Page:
I have been reflecting on the posts I have written in the last month. When I shared my feelings about the character of Kurt on Glee, I was lambasted. I did receive (mostly private) support from individuals that shared my viewpoints.
The people most upset were those living in urban areas, many of whom are estranged from their own families. They are the ones who typically post Twitter or Facebook updates dreading spending the holidays with family. They also tend to be the ones most like Kurt.
I received a lot of flack, but I stubbornly stood my ground. The firestorm let me know that I had indeed touched on a hot button issue in the gay community. Who is right?
I have spent the last month soul searching for the answer.
It may have come from the most unlikeliest of sources. A tennis court rival, who I call "THE DEVIL", exchanged interesting texts with me recently. He texted, "I finally got u figured out". I wrote back, "Do u? So what's your diagnosis Doc?"
He then sends the following:
Your father constantly belittles you cause you suck cock so you try, in your best high pitched voice to act 'manly'. And you have to attempt to belittle other gays to make yourself feel better. And all of your negativity makes you an unpleasant person to be around. Will make for a lonely existence as you continue to age.
My response? "Wow. That's very true."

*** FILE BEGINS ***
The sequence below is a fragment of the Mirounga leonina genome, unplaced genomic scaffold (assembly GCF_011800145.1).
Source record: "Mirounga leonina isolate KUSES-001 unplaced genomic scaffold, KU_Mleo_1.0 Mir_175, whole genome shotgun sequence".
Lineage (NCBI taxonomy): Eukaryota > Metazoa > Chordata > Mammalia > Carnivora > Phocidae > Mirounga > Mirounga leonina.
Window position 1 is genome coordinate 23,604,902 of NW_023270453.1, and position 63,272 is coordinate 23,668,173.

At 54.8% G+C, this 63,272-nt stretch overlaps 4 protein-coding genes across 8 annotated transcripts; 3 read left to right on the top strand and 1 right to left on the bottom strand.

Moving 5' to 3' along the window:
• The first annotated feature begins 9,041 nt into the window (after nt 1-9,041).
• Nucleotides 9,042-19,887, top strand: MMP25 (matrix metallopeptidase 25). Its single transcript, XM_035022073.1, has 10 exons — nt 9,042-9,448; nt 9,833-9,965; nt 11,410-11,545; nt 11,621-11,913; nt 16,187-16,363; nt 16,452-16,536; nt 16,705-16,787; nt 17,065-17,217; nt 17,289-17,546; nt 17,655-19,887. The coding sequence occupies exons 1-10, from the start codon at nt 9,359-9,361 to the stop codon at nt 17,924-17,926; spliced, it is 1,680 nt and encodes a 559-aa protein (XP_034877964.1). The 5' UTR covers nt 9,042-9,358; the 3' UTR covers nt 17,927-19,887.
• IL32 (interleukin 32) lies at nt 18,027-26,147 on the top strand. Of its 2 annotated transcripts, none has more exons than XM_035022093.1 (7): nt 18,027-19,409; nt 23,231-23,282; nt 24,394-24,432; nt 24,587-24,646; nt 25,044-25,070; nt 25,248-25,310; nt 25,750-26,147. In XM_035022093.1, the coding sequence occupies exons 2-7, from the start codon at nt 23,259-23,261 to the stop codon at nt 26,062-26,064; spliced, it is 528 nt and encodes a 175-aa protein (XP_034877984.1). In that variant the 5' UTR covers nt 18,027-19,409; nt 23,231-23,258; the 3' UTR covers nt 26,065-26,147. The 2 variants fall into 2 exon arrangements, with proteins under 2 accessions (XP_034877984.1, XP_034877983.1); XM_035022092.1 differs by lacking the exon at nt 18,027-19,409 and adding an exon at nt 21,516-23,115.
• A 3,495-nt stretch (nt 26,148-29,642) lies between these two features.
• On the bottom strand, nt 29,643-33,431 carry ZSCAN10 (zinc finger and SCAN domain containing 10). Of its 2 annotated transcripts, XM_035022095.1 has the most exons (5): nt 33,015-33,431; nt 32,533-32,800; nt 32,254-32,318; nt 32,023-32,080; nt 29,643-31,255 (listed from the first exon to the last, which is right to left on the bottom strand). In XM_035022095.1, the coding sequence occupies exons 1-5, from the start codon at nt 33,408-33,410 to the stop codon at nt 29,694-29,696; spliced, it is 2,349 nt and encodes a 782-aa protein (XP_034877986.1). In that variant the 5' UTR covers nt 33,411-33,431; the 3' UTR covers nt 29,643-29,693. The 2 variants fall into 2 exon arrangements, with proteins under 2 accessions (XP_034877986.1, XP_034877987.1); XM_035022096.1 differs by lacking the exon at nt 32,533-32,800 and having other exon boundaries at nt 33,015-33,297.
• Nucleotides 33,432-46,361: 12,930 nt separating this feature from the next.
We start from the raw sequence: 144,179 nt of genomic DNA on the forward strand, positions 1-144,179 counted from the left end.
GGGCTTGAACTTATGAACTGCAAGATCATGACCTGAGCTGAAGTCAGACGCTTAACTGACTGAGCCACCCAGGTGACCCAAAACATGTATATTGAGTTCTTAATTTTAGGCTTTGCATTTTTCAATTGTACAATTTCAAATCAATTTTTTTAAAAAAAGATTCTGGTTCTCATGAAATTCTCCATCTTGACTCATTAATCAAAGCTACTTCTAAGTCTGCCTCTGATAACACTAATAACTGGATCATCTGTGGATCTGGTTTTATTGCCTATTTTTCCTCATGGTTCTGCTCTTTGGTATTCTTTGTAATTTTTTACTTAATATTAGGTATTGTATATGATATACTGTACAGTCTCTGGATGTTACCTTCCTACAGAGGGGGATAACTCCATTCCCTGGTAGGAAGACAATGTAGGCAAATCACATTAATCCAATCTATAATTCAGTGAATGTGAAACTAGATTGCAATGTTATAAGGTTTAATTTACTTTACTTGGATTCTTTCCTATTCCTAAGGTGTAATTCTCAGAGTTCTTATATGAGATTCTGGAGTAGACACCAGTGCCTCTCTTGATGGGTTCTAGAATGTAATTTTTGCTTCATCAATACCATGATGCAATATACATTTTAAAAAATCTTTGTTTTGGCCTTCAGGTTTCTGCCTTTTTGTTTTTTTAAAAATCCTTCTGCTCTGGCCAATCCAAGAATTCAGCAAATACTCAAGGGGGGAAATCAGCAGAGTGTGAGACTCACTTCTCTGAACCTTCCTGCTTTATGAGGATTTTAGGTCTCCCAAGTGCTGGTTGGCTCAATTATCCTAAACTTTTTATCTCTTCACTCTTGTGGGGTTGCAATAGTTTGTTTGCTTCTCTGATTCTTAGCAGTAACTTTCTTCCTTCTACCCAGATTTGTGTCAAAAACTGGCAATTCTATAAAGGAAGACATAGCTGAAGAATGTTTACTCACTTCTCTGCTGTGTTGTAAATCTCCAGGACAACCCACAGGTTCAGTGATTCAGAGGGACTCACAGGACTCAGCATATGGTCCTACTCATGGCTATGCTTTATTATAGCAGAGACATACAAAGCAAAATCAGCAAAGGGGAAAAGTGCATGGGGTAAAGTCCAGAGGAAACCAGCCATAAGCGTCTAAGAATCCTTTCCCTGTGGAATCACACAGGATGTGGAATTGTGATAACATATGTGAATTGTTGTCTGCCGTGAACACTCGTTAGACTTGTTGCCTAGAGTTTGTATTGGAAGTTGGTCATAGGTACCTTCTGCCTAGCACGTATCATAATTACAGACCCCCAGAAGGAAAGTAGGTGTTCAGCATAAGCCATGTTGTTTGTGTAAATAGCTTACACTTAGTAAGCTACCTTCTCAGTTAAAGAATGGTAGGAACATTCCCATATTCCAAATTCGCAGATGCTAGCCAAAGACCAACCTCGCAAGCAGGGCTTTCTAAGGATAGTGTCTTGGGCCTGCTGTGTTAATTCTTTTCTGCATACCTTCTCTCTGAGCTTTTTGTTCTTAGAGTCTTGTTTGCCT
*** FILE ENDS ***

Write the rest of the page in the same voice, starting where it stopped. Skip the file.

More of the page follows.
The reality of my situation is that my father does not directly belittle me. He does so indirectly. His favorite word to describe people he hates is cocksucker
. Just one year ago, he screamed at a nephew for walking down the hall like a girl.
The worst thing I can remember is when I first came-out to the family 13 years ago. My brother informed me that our Dad wanted me to stand up in a meeting with all of my co-workers and admit to them that I was gay. (A public shaming?) I was to ask permission if it would still be okay to work with them. Fortunately, I never had to do that. It does make me teary eyed every time I think about it.
Just recently, I went to a grocery store with a friend. While I know he would have loved to walk side by side shopping for groceries, I didn't feel comfortable with that. I found myself leaving his side to find things in the store we needed. No need to make rednecks gawk. Being from Louisiana (and now living in NYC), my friend knew exactly what I was doing. I got a stern lecture afterward.
When my friend Tim came down from Wisconsin this weekend, he placed his arm around me while I drove. I was okay with that until we were about a mile away from the farm. I began to panic. What if neighbors see a man hugging on me? My face felt flushed with heat and I had difficulty breathing. Either I immediately remove Tim's arm or I suffer in silence. I correctly chose to let Tim keep his arm around me. The last mile was so uneasy for me however.
When we went to my sister's house to play ping pong with my brother and nephews, I requested that Tim not hug and kiss me in front of family. He told me he totally understood and he complied. We had a good time there, but I did feel guilty about the request.
I have made great strides in dealing with my sexuality, but I am not quite there yet. Let's hope 2011 helps me get a little closer to figuring it all out.